State and local briefly

Posted: Sunday, April 30, 2000

Search for missing teen cut back

JUNEAU - Search efforts for the body of 16-year-old Travis Mason were scaled down to one Alaska State Trooper on Friday.

Sgt. Will Ellis of the Juneau trooper detachment used a skiff to make a circumnavigation of Spuhn Island and to survey the shoreline of Mendenhall Peninsula on Friday, said Greg Wilkinson, trooper spokesman in Anchorage.

The Juneau detachment could not be reached Saturday.

Mason fell off a personal watercraft just before midnight on April 21 near Spuhn Island and Smugglers Cove. The U.S. Coast Guard, SEADOGS, Juneau police and the National Guard searched for him from April 22 to 24. A 5-mile by 3-mile search area was gradually narrowed down to an area off Spuhn Island where trained dogs had alerted to human scent.

House OKs spill bill

JUNEAU - - A watered-down version of a bill aimed at bringing cruise ships and other large vessels under the state's oil-spill response laws was approved by the House on Saturday.

Senate President Drue Pearce's proposal also covers the Alaska Railroad.

The version that passed the Senate would have required the railroad and owners of large non-tanker vessels to provide the state Department of Environmental Conservation with a contingency plan to clean up 15 percent of their oil-carrying capacity within 48 hours of a spill.

The measure ran aground in the House, where Rep. Ramona Barnes held it in her committee over concerns that such planning would drive up shipping costs for Alaska fish, timber and minerals.

That prompted Pearce to accuse the cruise and shipping industries of trying to kill the bill. Barnes released it after the planning requirement was stripped out, along with a provision giving the department the power to board and inspect ships for compliance.

``I'm still disappointed that the industry chose to lock arms and work to emasculate the bill,'' said Pearce, an Anchorage Republican.

Under the House version, owners would still have to prove they could take financial responsibility for cleaning up a spill.

``I believe that this bill has turned out to be balanced and fair,'' said Rep. Bill Hudson, a Juneau Republican.

Experimental troll openings begin

JUNEAU - The Alaska Department of Fish and Game has announced additional information on openings for the spring commercial experimental and terminal hatchery troll fisheries.

Openings in Chatham Strait and Point Sophia started Saturday and will run through May 5.

There will openings Monday through Tuesday for Little Port Walter, Kingsmill Point, Tebenkof Bay, North Sumner Strait, South Sumner Strait, Snow Passage, South Passage, Homeshore, Middle Island and Salisbury Sound.

Stevens doubtful about missile system development

FAIRBANKS - Alaska Sen. Ted Stevens isn't holding out much hope that the United States will develop a national missile defense system by 2005.

Virtually dooming the $30 billion system, which if approved would likely be built in Alaska, is the Clinton administration's desire to smooth out treaty disagreements with Russia, Stevens said last week.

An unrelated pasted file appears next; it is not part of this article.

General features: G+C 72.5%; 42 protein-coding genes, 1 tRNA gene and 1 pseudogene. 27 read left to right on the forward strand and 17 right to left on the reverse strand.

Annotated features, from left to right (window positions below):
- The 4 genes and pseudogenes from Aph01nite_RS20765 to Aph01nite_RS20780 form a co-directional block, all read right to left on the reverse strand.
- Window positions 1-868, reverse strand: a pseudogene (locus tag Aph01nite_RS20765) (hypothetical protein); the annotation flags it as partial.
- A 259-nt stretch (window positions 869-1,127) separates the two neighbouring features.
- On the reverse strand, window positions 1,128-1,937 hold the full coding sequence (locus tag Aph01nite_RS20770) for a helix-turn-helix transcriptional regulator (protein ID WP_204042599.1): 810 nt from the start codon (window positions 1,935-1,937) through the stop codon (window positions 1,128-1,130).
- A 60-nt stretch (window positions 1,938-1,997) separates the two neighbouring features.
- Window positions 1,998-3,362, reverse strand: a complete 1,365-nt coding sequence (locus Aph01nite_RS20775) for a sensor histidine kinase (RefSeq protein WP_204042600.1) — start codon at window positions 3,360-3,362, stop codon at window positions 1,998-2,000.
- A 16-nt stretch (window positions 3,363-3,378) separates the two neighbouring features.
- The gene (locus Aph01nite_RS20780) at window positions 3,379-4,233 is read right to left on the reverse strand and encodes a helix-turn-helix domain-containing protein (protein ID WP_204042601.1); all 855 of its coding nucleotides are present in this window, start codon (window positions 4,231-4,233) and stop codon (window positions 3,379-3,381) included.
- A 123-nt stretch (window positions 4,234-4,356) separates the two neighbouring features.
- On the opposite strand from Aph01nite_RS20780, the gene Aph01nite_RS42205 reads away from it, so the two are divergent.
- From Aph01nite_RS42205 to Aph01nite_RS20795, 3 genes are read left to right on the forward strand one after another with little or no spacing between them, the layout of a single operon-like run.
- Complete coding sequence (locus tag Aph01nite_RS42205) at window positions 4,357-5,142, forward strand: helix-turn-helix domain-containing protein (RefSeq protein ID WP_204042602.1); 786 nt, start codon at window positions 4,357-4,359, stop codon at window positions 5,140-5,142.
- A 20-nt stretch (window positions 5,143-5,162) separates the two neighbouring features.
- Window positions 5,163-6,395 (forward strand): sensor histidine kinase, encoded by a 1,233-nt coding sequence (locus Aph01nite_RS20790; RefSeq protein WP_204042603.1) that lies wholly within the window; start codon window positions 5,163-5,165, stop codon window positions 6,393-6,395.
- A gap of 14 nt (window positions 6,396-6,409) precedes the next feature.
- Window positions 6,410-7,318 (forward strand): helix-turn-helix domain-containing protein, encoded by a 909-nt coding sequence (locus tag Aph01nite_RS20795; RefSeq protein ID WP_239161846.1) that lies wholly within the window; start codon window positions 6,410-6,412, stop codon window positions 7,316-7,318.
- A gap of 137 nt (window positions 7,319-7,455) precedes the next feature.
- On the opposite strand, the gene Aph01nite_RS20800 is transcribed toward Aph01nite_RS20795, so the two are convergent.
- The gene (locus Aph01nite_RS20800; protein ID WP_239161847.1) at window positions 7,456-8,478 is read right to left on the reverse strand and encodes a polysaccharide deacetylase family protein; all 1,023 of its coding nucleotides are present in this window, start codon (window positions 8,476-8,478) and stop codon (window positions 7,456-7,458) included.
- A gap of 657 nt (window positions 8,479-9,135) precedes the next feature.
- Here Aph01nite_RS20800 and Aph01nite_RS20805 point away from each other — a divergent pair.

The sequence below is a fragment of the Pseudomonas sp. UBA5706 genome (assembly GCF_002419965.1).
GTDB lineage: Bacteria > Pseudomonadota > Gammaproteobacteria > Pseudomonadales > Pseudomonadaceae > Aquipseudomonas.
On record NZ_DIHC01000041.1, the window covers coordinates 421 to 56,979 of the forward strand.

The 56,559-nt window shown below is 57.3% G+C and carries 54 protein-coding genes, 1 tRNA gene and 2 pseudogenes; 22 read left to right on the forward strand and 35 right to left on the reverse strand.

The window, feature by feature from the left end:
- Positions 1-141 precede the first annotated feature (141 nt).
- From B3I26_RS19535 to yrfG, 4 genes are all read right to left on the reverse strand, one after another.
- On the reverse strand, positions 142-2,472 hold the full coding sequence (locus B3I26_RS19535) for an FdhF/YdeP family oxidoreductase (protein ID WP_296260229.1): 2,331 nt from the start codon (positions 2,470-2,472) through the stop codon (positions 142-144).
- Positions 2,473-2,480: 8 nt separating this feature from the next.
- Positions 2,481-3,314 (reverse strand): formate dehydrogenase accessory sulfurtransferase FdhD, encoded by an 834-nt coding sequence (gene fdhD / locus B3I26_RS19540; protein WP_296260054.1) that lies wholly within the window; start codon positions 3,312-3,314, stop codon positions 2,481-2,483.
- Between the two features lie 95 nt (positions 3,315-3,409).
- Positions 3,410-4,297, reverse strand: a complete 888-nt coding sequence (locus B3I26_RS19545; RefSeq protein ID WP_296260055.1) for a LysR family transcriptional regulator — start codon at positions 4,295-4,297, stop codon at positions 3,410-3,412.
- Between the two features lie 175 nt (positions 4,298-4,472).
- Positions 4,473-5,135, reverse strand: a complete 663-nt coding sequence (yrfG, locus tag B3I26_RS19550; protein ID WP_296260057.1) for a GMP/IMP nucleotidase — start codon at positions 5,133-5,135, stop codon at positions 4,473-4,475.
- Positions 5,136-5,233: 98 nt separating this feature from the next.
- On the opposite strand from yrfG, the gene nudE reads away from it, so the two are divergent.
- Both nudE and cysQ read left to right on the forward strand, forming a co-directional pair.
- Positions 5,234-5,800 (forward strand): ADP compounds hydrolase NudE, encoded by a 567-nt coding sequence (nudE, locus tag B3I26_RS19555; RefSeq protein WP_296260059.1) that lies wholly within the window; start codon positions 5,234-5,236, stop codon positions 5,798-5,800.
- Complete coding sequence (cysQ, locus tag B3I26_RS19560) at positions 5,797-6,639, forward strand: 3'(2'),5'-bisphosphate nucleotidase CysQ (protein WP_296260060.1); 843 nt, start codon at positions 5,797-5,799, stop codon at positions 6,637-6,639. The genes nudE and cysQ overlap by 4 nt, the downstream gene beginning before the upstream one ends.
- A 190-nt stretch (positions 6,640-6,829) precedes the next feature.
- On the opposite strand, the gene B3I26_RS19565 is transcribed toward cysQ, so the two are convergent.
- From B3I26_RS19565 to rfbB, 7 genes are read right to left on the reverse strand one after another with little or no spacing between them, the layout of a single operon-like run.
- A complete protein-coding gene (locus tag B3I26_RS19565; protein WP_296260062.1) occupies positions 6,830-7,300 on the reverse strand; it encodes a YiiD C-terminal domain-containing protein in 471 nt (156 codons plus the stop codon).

But missile defense system opponents say technical problems remain the most likely reasons for any delays. They believe the system shouldn't be postponed, but rather scrapped.

``To blame Clinton is like blaming the weather forecasters for bad weather,'' said John Isaacs, president of the Council for a Livable World, a pro-nuclear arms control organization.

Stevens, in a briefing with Alaska press Thursday, said that even if the administration persuades Russia to modify the Anti-Ballistic Missile Treaty, it would be difficult to approve the changes in the time remaining in this congressional session.

Man arrested in Anchorage for Lower 48 murder

DEADWOOD, S.D. - A man wanted for a March murder in South Dakota has been arrested in Anchorage.

Briley Piper, 20, was taken into custody Friday, according to Lawrence County Sheriff Rick Mowell.

Piper is one of three suspects in the slaying of a 19-year-old man in Spearfish, S.D.

An autopsy determined that Chester Allan Poage died of a beating from a blunt instrument or from drowning in a stream near where his body was found.

Piper and Elijah Page, 18, face charges of first-degree murder and kidnapping. Page was arrested Friday in Texas, Mowell said.

Darrell Hoadley, 20, was arrested earlier in the week in South Dakota. He has been charged with murder.

Poage was killed on or around March 14, Mowell said.

If convicted of first-degree murder, the suspects could face the death penalty.

Foot doctor sentenced for bilking patients

ANCHORAGE - An Anchorage podiatrist was sentenced Friday to more than five years in federal prison for bilking his patients and insurance companies.

U.S. District Judge James Singleton ordered Steven Kaniadakis to begin serving his time immediately, despite his plans to appeal.

Kaniadakis was convicted last year of 58 counts of mail and billing fraud.

Kaniadakis told the jury that he did nothing wrong, and that his billing problems were honest differences of opinions that the insurance companies should have brought to his attention.

When all the arguing was done, Singleton said he had no doubt the jury made the right decision, that Kaniadakis ``set out on an intentional course of conduct intended to cheat both his patients and the insurance carriers.''

The judge also said Kaniadakis had lied on the witness stand, and for that reason, he would receive a longer sentence.

Kaniadakis was also ordered to pay restitution in an amount to be decided later.



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